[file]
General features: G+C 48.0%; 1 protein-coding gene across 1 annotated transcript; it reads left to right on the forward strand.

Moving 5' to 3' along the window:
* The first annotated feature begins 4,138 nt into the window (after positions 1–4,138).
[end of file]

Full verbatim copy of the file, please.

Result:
General features: G+C 48.0%; 1 protein-coding gene across 1 annotated transcript; it reads left to right on the forward strand.

Moving 5' to 3' along the window:
* The first annotated feature begins 4,138 nt into the window (after positions 1–4,138).